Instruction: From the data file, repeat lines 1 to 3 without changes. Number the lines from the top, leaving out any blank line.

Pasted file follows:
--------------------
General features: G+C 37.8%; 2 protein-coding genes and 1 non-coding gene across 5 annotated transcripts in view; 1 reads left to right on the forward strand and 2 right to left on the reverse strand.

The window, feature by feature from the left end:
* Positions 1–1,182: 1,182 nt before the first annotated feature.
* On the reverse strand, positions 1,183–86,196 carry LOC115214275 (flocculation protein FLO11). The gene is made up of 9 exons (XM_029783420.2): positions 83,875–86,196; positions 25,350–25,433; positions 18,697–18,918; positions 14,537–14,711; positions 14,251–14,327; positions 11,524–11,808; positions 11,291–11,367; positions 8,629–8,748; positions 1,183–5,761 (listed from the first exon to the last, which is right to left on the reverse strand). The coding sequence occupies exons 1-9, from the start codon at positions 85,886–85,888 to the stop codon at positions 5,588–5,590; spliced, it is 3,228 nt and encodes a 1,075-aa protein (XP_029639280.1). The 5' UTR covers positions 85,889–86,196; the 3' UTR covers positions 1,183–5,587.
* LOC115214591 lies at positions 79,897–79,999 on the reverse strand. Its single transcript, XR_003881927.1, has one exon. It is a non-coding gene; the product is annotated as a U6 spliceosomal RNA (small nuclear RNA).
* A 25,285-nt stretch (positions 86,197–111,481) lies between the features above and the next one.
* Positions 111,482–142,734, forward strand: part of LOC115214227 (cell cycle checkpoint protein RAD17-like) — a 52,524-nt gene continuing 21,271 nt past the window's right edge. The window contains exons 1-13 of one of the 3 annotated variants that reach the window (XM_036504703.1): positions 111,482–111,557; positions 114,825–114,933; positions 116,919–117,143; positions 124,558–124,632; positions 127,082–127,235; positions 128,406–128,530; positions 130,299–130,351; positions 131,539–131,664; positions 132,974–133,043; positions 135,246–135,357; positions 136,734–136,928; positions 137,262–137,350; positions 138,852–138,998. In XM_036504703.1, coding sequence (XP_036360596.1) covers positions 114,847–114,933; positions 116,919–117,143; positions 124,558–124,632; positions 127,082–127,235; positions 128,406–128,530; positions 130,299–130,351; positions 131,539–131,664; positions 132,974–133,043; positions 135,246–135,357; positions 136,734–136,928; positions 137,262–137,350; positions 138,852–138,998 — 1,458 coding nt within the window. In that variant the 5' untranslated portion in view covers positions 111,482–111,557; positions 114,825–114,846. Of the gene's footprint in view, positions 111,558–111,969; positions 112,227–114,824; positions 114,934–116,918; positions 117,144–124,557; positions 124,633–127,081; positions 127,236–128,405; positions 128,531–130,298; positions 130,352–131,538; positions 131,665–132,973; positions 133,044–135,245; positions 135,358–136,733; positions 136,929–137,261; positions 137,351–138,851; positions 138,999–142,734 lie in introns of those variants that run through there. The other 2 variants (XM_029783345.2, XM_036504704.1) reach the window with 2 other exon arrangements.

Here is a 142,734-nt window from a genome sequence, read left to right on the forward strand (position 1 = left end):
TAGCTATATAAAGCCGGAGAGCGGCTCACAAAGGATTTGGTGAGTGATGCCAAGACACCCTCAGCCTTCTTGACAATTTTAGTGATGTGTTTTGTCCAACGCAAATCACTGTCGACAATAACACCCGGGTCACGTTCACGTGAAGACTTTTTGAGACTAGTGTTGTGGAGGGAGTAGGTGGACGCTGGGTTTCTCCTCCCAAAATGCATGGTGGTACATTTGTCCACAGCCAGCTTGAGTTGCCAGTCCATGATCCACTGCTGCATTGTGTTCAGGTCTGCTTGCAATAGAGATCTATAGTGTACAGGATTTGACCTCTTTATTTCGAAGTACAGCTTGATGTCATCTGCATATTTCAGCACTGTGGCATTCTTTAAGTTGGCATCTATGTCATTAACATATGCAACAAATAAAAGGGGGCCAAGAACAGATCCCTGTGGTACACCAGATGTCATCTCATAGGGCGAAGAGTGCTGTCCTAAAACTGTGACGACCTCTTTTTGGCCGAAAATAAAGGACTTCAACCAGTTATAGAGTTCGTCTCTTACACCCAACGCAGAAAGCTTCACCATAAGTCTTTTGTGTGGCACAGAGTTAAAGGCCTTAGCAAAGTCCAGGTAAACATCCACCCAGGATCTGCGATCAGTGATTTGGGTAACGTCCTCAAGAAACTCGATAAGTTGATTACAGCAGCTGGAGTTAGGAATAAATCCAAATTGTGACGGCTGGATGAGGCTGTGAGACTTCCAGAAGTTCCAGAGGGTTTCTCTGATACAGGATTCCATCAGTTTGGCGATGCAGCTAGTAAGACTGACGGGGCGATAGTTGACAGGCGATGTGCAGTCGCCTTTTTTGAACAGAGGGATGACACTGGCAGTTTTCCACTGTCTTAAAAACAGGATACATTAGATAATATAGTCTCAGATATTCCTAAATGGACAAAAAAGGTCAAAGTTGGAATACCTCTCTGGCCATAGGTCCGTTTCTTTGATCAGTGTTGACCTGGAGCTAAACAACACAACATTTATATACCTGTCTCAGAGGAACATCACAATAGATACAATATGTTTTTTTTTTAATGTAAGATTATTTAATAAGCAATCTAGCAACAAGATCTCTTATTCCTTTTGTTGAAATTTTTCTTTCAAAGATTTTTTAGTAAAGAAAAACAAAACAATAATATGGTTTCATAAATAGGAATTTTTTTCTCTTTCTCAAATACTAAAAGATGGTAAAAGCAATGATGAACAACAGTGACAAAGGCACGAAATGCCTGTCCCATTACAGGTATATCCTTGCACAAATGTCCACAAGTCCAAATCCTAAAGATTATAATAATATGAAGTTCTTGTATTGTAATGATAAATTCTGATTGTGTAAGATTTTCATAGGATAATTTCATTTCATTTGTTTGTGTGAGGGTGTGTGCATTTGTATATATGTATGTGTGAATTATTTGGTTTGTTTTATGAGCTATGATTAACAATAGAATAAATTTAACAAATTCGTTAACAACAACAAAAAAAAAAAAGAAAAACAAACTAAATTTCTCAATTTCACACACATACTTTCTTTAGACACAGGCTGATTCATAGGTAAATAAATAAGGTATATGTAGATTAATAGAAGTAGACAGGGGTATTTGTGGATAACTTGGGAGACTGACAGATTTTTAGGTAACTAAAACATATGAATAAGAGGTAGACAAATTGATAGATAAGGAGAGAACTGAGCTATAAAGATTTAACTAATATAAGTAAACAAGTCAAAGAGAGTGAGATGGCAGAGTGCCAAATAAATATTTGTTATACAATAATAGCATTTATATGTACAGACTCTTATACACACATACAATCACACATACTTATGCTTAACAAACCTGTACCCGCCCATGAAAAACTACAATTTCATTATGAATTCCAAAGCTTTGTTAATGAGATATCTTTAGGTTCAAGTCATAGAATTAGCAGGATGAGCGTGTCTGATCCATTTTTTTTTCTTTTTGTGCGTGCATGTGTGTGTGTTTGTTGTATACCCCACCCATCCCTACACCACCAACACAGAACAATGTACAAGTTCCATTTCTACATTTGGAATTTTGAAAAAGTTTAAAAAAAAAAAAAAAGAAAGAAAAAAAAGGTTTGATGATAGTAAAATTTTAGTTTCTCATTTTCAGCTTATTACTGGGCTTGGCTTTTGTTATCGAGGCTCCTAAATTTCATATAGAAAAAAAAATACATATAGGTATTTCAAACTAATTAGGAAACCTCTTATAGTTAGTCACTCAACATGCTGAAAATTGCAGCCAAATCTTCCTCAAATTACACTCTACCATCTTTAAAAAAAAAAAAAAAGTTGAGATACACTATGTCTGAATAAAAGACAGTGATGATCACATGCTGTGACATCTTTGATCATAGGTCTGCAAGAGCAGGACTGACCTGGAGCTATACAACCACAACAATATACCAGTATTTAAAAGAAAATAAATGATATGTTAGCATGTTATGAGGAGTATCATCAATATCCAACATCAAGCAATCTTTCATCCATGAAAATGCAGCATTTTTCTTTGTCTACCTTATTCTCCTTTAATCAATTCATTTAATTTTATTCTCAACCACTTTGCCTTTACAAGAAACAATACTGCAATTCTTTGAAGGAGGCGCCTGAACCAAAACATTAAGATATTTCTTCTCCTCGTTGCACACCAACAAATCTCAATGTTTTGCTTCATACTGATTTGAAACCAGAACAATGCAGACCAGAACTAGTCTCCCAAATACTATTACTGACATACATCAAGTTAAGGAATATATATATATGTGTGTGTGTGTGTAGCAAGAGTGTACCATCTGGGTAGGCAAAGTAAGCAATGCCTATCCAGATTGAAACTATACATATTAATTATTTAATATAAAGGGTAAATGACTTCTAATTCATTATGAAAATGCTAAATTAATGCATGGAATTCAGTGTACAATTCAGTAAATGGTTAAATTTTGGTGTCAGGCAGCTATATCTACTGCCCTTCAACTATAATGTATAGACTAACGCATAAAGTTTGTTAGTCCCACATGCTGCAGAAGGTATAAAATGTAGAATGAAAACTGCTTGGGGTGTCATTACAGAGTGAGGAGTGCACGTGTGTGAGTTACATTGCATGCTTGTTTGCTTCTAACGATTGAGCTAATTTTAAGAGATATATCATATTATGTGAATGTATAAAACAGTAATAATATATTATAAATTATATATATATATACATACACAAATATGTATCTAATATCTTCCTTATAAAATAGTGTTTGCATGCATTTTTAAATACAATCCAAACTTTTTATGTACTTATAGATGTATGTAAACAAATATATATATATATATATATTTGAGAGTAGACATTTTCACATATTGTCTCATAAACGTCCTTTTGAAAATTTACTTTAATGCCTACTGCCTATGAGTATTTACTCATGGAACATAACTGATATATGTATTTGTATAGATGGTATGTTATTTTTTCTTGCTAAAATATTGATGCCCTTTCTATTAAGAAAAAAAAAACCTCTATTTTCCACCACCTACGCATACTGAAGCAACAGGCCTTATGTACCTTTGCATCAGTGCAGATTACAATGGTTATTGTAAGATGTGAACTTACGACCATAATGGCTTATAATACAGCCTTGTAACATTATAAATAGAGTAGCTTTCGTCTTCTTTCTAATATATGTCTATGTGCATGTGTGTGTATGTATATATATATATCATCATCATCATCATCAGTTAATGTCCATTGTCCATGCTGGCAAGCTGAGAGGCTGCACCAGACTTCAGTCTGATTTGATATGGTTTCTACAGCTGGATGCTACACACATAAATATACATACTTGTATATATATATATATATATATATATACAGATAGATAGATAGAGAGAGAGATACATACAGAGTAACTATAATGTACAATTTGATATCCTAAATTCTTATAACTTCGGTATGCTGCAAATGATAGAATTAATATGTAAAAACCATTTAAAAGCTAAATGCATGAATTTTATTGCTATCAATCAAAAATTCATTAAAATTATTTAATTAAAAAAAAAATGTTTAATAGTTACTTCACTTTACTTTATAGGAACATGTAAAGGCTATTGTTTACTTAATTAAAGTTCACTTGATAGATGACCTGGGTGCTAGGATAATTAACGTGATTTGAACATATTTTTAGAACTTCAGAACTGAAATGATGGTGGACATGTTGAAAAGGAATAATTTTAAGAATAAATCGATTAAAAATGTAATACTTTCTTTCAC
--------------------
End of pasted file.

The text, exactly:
General features: G+C 37.8%; 2 protein-coding genes and 1 non-coding gene across 5 annotated transcripts in view; 1 reads left to right on the forward strand and 2 right to left on the reverse strand.

The window, feature by feature from the left end:
* Positions 1–1,182: 1,182 nt before the first annotated feature.